It seems that no one ever told Harley Langberg not to play with his food, because that’s exactly what he’s doing.
This Bridgehampton resident is turning his fruits and vegetables into awe-inspiring artwork. His pieces include everything from a mango rendition of a Picasso to a dragon fruit dragon. Langberg started making food art about a year ago when he was living in the West Village. He had visited the Chelsea market and was inspired by food art on display there.
Langberg says, “The artist’s work was very nice but very basic. There were a lot of smiley faces and outlines. I wanted to take it to the next level and make it more challenging by creating intricate artwork like human faces.”
Since that day, Langberg has created 50 different pieces of food art. This is no small accomplishment. After all, he is not a professional artist. “I’ve never done any art before, other than when I was a kid,” he says. “I’ve always been creative and liked photography but I’ve never done anything like this before.”
What Langberg has done before, however, is spend some quality time with fruits and vegetables. “I have a full time job in produce,” he says. “And I have a history in the culinary industry.” Langberg has worked for the Hamptons’ own DISH catering company, taught cooking classes at Northwestern University, served as a baker in Kim’s Kitchen, and was a pastry chef at Lacroix at the Rittenhouse in Philadelphia.
When Langberg isn’t cooking, he’s shopping at local farm stands and farmers markets for fresh produce to use in his art. His Hamptons destinations of choice are Country Gardens and the Bridgehampton and Sag Harbor farmers markets.
Purchasing healthy and locally grown foods is essential for his art’s purpose. “I want to put out a good message that fruits and vegetables are good and fun to eat,” Langberg says. “There are so many fruits and vegetables that people don’t know about. I hope my artwork might get people to try new foods.”
Among the many fruits and vegetables, Langberg has a clear favorite: eggplant. The reason, he says, is because “It’s very versatile. There aren’t a lot of black fruits and veggies and black is so present in all of my images.”
Surprisingly, Oreo cookies have made their way into Langberg’s repertoire. “Oreos aren’t healthy but they push me a lot,” he explains. “It forces me to work in a tiny, confined space. I have to work only with the existing cream.”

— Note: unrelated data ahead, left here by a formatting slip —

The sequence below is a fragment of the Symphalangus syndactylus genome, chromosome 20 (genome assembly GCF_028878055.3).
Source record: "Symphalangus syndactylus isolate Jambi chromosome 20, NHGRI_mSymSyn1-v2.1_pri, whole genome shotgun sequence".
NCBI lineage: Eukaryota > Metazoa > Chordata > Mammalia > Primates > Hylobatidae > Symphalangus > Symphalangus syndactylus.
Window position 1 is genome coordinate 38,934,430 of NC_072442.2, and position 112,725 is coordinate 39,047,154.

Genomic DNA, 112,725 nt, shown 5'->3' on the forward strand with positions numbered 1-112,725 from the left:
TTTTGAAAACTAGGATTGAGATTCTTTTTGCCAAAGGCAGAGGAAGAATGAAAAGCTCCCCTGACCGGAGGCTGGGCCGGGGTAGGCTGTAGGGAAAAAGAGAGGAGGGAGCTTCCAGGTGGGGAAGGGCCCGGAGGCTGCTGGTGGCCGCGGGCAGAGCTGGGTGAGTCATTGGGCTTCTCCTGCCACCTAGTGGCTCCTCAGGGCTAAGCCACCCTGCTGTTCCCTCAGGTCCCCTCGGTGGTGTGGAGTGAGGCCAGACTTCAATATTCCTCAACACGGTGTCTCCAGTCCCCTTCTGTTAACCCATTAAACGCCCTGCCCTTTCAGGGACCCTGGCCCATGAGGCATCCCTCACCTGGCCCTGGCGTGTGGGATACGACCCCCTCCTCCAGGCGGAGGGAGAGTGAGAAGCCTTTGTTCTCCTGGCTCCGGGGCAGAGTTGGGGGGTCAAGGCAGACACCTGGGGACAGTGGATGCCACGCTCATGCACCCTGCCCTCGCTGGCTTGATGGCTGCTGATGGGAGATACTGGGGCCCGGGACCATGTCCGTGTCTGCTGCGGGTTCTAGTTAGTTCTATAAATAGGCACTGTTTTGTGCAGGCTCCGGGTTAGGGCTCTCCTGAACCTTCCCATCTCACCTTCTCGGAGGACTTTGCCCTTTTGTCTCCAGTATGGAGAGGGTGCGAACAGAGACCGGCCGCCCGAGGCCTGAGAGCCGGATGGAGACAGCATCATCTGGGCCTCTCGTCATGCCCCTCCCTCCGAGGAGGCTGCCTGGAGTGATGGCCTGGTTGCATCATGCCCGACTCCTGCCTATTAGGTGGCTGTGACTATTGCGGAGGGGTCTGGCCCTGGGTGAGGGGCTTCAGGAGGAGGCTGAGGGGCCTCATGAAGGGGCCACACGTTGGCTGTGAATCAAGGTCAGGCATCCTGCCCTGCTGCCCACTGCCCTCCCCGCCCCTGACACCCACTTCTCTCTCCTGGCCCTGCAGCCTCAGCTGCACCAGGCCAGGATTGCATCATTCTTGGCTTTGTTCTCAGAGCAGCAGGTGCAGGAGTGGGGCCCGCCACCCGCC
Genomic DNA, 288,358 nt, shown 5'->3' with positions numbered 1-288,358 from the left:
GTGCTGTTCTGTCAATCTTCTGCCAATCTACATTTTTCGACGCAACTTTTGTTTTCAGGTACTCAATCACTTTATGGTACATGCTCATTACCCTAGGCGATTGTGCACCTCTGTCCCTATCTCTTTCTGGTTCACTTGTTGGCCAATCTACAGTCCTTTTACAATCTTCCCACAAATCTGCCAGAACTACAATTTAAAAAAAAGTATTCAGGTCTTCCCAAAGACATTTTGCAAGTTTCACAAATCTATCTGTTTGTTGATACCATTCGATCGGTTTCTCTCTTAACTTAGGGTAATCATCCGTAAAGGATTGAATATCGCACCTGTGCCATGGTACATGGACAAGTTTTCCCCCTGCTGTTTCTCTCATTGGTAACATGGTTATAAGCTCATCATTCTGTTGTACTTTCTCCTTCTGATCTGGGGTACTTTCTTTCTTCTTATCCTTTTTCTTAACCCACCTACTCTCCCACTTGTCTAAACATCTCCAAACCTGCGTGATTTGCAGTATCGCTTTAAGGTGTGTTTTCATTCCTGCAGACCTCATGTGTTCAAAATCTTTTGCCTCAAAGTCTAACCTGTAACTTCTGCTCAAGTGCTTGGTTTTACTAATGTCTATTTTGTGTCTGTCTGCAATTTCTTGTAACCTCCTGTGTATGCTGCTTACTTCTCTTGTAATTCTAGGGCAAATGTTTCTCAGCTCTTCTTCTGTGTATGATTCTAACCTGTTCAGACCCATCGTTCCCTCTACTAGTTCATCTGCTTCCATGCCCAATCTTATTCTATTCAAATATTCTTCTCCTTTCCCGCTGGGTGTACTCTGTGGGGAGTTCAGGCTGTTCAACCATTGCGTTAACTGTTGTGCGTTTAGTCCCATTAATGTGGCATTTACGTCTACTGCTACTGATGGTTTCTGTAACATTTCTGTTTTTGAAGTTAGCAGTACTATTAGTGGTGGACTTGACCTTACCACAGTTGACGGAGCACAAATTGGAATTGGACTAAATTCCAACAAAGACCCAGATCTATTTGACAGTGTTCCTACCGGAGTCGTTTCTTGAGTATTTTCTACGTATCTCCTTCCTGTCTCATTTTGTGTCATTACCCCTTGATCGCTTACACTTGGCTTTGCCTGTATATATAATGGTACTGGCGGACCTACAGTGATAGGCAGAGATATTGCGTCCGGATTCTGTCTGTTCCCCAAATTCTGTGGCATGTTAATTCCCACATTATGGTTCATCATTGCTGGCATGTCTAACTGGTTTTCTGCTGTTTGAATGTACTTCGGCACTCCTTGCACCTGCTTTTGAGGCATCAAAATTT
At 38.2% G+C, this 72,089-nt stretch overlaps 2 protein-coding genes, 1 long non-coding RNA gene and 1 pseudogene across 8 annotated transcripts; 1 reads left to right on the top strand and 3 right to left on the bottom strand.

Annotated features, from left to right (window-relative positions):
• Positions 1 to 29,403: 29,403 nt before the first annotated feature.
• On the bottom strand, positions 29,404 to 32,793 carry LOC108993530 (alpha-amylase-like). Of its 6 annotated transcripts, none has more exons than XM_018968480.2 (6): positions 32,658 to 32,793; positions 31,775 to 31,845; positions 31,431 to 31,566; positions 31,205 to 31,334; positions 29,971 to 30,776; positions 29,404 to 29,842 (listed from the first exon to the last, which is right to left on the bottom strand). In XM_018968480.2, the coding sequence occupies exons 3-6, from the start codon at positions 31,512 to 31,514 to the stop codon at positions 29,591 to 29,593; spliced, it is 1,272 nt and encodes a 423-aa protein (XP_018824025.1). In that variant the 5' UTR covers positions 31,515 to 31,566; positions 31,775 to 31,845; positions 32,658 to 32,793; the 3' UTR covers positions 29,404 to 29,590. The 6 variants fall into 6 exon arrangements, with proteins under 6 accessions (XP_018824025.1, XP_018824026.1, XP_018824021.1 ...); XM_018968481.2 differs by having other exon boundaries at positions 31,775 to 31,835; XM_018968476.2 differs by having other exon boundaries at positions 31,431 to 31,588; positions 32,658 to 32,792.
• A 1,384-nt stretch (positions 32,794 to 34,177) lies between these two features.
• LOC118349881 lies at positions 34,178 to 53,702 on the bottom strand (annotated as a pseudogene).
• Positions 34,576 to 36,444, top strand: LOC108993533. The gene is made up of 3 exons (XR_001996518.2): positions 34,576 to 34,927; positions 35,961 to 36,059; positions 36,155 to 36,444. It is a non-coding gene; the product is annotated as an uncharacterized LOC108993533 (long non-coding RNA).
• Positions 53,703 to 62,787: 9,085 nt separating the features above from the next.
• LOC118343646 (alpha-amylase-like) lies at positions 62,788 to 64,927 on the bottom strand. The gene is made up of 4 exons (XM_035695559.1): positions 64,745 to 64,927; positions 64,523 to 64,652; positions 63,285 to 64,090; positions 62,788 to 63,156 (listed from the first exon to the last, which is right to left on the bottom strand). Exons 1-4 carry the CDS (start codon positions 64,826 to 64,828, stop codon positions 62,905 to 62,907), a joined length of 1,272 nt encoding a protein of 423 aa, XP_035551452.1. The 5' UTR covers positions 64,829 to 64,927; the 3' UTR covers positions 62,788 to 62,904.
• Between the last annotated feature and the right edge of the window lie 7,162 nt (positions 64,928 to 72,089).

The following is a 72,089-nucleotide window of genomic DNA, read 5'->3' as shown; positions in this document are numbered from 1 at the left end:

Besides tedious Oreo cream sculpting, another challenge of food art is its time-sensitive nature. Langberg is looking into ways to preserve his artwork but, for now, his art is on display primarily through photographs. He posts a picture of every new art piece on his Instragram account, @harleysfood_art.
“I create most of my artwork in my Bridgehampton house. I like shooting there,” he says. “The Hamptons offer me a good kitchen and natural lighting, which is such a big role in photographing my artwork.”
Once the photographs are taken, Langberg tries to incorporate his artwork into a dish to consume. For example, he used his butterfly piece to make a stir-fry. Unfortunately, the food combinations in his artwork don’t always make for a good meal.
“If the combinations are too weird, I have to toss the food,” Langberg admits. “I don’t want to eat chewed bubble gum, Swiss cheese and eggplant.”
What once was just a hobby has changed Langberg’s life. He’s now being commissioned to create food art plates for dinner parties and has been considering taking a new teaching position at a culinary school. What has changed most, however, is his perception of the world around him.
“I look at everything and think about how I can make it into food art,” he says. “It’s scary but it’s the way I approach the world now.”